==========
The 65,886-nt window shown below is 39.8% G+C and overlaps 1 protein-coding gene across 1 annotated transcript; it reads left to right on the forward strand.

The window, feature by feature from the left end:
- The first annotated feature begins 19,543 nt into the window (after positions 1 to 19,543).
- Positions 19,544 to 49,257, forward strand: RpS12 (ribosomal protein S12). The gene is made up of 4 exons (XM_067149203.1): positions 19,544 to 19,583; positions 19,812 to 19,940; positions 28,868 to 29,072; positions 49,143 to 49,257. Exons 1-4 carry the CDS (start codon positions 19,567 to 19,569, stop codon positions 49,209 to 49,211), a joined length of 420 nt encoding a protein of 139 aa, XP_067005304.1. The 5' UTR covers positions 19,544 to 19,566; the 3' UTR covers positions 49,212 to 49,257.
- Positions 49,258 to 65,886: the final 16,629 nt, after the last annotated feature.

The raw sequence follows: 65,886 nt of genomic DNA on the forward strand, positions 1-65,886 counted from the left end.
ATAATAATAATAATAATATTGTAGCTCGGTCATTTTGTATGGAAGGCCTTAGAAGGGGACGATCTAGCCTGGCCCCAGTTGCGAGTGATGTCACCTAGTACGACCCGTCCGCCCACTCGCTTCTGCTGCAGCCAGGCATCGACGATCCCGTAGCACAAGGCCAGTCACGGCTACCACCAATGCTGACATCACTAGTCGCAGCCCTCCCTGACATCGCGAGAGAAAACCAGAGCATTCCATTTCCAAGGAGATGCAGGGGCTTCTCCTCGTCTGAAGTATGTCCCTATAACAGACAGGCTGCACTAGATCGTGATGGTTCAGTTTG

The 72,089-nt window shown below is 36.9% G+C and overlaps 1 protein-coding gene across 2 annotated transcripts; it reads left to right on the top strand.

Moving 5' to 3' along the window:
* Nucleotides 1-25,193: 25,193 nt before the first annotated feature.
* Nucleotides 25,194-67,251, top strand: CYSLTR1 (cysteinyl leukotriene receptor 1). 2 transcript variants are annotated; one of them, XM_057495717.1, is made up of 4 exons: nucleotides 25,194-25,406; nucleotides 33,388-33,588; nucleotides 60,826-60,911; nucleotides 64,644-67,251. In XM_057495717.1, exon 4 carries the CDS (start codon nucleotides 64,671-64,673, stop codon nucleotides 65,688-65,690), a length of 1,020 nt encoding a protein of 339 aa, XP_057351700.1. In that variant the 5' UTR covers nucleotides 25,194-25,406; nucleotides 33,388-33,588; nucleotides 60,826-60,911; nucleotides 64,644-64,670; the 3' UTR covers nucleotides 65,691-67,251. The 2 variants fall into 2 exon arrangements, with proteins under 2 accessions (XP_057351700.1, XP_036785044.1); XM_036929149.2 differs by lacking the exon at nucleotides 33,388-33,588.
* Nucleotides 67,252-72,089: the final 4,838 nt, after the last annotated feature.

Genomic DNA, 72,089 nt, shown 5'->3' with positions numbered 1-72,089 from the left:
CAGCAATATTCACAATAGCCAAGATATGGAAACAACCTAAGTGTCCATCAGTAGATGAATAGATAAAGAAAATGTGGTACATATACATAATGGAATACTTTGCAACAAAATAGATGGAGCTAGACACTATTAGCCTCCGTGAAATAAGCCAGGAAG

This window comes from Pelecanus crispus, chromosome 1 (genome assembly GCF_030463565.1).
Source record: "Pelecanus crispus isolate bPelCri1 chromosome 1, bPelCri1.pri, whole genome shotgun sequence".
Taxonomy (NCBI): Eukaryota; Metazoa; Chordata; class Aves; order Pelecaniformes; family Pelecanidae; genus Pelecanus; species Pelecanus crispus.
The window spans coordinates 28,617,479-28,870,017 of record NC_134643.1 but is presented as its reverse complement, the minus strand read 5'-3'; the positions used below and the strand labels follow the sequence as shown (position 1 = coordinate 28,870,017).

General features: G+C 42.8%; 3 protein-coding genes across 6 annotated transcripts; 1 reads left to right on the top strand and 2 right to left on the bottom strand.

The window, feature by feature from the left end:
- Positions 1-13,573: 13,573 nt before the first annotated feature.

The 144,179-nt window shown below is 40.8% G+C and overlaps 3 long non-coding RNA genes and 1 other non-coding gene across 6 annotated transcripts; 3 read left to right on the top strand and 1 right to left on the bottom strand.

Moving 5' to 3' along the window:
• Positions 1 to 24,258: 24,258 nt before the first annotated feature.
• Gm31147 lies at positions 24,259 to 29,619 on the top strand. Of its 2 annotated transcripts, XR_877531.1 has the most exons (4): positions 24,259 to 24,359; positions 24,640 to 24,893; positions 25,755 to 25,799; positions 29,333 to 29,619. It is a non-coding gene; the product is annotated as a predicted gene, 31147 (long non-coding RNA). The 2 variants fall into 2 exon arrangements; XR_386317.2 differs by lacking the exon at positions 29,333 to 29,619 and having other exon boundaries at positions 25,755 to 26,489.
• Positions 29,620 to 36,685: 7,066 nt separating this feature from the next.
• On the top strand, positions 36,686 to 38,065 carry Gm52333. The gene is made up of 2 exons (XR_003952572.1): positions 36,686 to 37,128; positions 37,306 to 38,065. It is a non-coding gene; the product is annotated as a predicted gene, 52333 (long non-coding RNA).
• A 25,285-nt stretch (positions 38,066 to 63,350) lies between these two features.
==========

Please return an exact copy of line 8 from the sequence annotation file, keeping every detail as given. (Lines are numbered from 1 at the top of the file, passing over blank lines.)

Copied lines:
The 72,089-nt window shown below is 36.9% G+C and overlaps 1 protein-coding gene across 2 annotated transcripts; it reads left to right on the top strand.